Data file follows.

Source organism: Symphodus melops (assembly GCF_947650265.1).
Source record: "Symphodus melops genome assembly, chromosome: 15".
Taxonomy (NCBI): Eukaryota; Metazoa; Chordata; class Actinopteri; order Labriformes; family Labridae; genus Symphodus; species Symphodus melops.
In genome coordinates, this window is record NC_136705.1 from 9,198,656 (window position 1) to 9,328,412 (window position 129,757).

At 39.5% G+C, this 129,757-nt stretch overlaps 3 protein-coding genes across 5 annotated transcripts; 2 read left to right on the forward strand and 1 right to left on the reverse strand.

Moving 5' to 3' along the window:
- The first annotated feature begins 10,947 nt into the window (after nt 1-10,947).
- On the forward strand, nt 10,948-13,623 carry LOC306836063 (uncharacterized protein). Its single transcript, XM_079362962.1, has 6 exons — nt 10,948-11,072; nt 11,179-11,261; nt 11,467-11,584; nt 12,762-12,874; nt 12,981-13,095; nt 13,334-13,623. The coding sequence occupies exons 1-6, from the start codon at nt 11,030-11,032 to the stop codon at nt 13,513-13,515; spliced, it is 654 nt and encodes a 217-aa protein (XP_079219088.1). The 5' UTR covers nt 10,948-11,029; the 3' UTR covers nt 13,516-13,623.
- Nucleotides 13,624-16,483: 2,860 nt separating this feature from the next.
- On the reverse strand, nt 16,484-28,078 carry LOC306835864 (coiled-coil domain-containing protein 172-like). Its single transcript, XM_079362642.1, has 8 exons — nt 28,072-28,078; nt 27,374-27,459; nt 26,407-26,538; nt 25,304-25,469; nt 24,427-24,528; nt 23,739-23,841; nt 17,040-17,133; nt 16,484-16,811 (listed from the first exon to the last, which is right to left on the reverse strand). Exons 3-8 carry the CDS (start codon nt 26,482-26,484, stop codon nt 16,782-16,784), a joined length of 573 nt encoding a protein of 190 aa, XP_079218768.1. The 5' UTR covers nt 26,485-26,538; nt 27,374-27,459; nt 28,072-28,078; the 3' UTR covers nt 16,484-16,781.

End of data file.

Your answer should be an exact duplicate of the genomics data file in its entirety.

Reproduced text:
Source organism: Symphodus melops (assembly GCF_947650265.1).
Source record: "Symphodus melops genome assembly, chromosome: 15".
Taxonomy (NCBI): Eukaryota; Metazoa; Chordata; class Actinopteri; order Labriformes; family Labridae; genus Symphodus; species Symphodus melops.
In genome coordinates, this window is record NC_136705.1 from 9,198,656 (window position 1) to 9,328,412 (window position 129,757).

At 39.5% G+C, this 129,757-nt stretch overlaps 3 protein-coding genes across 5 annotated transcripts; 2 read left to right on the forward strand and 1 right to left on the reverse strand.

Moving 5' to 3' along the window:
- The first annotated feature begins 10,947 nt into the window (after nt 1-10,947).
- On the forward strand, nt 10,948-13,623 carry LOC306836063 (uncharacterized protein). Its single transcript, XM_079362962.1, has 6 exons — nt 10,948-11,072; nt 11,179-11,261; nt 11,467-11,584; nt 12,762-12,874; nt 12,981-13,095; nt 13,334-13,623. The coding sequence occupies exons 1-6, from the start codon at nt 11,030-11,032 to the stop codon at nt 13,513-13,515; spliced, it is 654 nt and encodes a 217-aa protein (XP_079219088.1). The 5' UTR covers nt 10,948-11,029; the 3' UTR covers nt 13,516-13,623.
- Nucleotides 13,624-16,483: 2,860 nt separating this feature from the next.
- On the reverse strand, nt 16,484-28,078 carry LOC306835864 (coiled-coil domain-containing protein 172-like). Its single transcript, XM_079362642.1, has 8 exons — nt 28,072-28,078; nt 27,374-27,459; nt 26,407-26,538; nt 25,304-25,469; nt 24,427-24,528; nt 23,739-23,841; nt 17,040-17,133; nt 16,484-16,811 (listed from the first exon to the last, which is right to left on the reverse strand). Exons 3-8 carry the CDS (start codon nt 26,482-26,484, stop codon nt 16,782-16,784), a joined length of 573 nt encoding a protein of 190 aa, XP_079218768.1. The 5' UTR covers nt 26,485-26,538; nt 27,374-27,459; nt 28,072-28,078; the 3' UTR covers nt 16,484-16,781.